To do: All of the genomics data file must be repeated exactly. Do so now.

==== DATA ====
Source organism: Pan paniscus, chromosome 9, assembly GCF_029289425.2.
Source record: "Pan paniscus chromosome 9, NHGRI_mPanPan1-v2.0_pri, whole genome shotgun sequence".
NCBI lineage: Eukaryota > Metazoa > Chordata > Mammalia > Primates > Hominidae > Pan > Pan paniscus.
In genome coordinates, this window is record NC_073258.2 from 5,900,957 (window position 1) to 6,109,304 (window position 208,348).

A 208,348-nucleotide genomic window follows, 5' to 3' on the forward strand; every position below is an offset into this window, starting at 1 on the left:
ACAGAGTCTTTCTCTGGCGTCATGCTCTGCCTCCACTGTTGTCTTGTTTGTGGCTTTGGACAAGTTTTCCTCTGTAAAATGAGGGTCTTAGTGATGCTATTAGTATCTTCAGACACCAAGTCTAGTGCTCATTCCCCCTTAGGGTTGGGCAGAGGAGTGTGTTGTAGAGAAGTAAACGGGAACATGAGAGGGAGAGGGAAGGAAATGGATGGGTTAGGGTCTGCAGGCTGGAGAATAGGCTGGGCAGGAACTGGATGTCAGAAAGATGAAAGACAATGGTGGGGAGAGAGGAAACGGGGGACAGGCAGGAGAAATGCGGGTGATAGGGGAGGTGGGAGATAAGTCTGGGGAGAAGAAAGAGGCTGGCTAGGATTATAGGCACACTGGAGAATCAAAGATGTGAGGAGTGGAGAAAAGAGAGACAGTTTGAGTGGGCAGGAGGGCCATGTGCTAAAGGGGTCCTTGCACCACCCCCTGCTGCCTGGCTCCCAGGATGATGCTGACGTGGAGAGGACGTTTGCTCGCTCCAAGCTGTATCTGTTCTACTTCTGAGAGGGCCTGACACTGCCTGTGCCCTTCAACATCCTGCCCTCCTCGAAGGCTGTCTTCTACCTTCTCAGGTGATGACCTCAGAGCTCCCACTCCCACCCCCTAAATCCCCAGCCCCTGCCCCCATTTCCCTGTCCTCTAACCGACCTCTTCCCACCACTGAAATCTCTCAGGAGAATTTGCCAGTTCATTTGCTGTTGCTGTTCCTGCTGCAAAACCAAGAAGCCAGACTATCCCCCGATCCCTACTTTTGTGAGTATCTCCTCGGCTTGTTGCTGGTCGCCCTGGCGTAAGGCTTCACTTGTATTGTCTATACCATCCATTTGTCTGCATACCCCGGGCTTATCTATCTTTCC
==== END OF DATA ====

Source organism: Pan paniscus, chromosome 9, assembly GCF_029289425.2.
Source record: "Pan paniscus chromosome 9, NHGRI_mPanPan1-v2.0_pri, whole genome shotgun sequence".
NCBI lineage: Eukaryota > Metazoa > Chordata > Mammalia > Primates > Hominidae > Pan > Pan paniscus.
In genome coordinates, this window is record NC_073258.2 from 5,900,957 (window position 1) to 6,109,304 (window position 208,348).

A 208,348-nucleotide genomic window follows, 5' to 3' on the forward strand; every position below is an offset into this window, starting at 1 on the left:
ACAGAGTCTTTCTCTGGCGTCATGCTCTGCCTCCACTGTTGTCTTGTTTGTGGCTTTGGACAAGTTTTCCTCTGTAAAATGAGGGTCTTAGTGATGCTATTAGTATCTTCAGACACCAAGTCTAGTGCTCATTCCCCCTTAGGGTTGGGCAGAGGAGTGTGTTGTAGAGAAGTAAACGGGAACATGAGAGGGAGAGGGAAGGAAATGGATGGGTTAGGGTCTGCAGGCTGGAGAATAGGCTGGGCAGGAACTGGATGTCAGAAAGATGAAAGACAATGGTGGGGAGAGAGGAAACGGGGGACAGGCAGGAGAAATGCGGGTGATAGGGGAGGTGGGAGATAAGTCTGGGGAGAAGAAAGAGGCTGGCTAGGATTATAGGCACACTGGAGAATCAAAGATGTGAGGAGTGGAGAAAAGAGAGACAGTTTGAGTGGGCAGGAGGGCCATGTGCTAAAGGGGTCCTTGCACCACCCCCTGCTGCCTGGCTCCCAGGATGATGCTGACGTGGAGAGGACGTTTGCTCGCTCCAAGCTGTATCTGTTCTACTTCTGAGAGGGCCTGACACTGCCTGTGCCCTTCAACATCCTGCCCTCCTCGAAGGCTGTCTTCTACCTTCTCAGGTGATGACCTCAGAGCTCCCACTCCCACCCCCTAAATCCCCAGCCCCTGCCCCCATTTCCCTGTCCTCTAACCGACCTCTTCCCACCACTGAAATCTCTCAGGAGAATTTGCCAGTTCATTTGCTGTTGCTGTTCCTGCTGCAAAACCAAGAAGCCAGACTATCCCCCGATCCCTACTTTTGTGAGTATCTCCTCGGCTTGTTGCTGGTCGCCCTGGCGTAAGGCTTCACTTGTATTGTCTATACCATCCATTTGTCTGCATACCCCGGGCTTATCTATCTTTCC